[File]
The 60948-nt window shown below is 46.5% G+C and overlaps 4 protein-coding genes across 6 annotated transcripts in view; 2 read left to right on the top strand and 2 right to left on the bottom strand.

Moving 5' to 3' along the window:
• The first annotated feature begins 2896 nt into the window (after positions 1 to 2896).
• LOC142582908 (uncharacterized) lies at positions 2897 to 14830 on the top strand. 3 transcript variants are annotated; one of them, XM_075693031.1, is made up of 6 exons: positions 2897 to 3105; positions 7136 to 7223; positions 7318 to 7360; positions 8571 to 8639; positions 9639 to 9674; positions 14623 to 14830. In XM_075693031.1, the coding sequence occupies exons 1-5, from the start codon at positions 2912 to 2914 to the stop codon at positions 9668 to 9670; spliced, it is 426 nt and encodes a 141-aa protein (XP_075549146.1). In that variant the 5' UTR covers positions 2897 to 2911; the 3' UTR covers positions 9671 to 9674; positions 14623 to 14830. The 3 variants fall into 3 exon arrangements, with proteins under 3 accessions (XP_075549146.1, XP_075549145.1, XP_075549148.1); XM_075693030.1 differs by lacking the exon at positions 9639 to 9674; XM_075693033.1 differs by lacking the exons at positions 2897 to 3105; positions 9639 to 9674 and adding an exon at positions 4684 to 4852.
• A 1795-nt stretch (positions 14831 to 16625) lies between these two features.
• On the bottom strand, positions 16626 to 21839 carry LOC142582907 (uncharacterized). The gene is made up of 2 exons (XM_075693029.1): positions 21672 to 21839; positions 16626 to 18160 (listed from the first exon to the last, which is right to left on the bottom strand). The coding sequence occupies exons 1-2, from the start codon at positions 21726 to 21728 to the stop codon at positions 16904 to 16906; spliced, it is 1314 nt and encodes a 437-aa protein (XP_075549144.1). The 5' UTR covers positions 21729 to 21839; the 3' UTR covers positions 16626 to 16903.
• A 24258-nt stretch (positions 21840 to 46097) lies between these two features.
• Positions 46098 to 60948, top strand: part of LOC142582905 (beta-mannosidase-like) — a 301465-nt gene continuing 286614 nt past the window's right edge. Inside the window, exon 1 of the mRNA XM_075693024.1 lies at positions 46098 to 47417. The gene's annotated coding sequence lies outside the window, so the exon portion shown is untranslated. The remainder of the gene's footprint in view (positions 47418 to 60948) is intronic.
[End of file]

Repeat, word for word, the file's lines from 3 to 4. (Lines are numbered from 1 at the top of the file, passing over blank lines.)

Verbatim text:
• The first annotated feature begins 2896 nt into the window (after positions 1 to 2896).
• LOC142582908 (uncharacterized) lies at positions 2897 to 14830 on the top strand. 3 transcript variants are annotated; one of them, XM_075693031.1, is made up of 6 exons: positions 2897 to 3105; positions 7136 to 7223; positions 7318 to 7360; positions 8571 to 8639; positions 9639 to 9674; positions 14623 to 14830. In XM_075693031.1, the coding sequence occupies exons 1-5, from the start codon at positions 2912 to 2914 to the stop codon at positions 9668 to 9670; spliced, it is 426 nt and encodes a 141-aa protein (XP_075549146.1). In that variant the 5' UTR covers positions 2897 to 2911; the 3' UTR covers positions 9671 to 9674; positions 14623 to 14830. The 3 variants fall into 3 exon arrangements, with proteins under 3 accessions (XP_075549146.1, XP_075549145.1, XP_075549148.1); XM_075693030.1 differs by lacking the exon at positions 9639 to 9674; XM_075693033.1 differs by lacking the exons at positions 2897 to 3105; positions 9639 to 9674 and adding an exon at positions 4684 to 4852.